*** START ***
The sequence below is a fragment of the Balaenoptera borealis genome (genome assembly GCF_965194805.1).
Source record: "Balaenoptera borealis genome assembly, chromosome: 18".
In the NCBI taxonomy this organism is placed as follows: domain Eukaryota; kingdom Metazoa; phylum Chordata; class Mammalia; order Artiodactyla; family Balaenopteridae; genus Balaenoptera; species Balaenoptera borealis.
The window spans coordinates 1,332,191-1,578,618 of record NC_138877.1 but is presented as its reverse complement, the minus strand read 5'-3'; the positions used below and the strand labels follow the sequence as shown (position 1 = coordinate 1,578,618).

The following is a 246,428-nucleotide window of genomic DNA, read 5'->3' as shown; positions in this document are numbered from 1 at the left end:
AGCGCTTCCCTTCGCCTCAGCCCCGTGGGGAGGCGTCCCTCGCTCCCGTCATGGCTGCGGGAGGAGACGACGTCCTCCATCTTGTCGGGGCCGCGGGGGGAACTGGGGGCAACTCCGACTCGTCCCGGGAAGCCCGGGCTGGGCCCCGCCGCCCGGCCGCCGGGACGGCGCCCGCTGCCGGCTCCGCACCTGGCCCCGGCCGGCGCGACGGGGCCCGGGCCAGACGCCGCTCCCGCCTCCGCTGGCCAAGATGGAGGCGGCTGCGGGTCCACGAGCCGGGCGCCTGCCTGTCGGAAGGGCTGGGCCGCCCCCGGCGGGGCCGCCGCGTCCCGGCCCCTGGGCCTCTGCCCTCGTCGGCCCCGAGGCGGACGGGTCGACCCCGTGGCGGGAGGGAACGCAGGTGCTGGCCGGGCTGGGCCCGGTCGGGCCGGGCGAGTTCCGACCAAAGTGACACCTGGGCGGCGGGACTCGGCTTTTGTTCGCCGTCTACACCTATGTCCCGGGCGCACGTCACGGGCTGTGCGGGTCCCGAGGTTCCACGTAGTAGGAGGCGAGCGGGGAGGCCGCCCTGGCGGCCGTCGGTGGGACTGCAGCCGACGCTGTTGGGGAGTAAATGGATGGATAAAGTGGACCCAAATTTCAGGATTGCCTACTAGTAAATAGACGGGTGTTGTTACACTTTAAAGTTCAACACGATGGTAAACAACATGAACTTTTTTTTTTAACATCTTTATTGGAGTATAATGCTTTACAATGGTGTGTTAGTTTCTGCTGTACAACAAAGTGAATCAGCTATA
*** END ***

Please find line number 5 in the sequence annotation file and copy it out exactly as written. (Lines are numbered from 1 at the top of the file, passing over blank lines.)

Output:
The following is a 246,428-nucleotide window of genomic DNA, read 5'->3' as shown; positions in this document are numbered from 1 at the left end: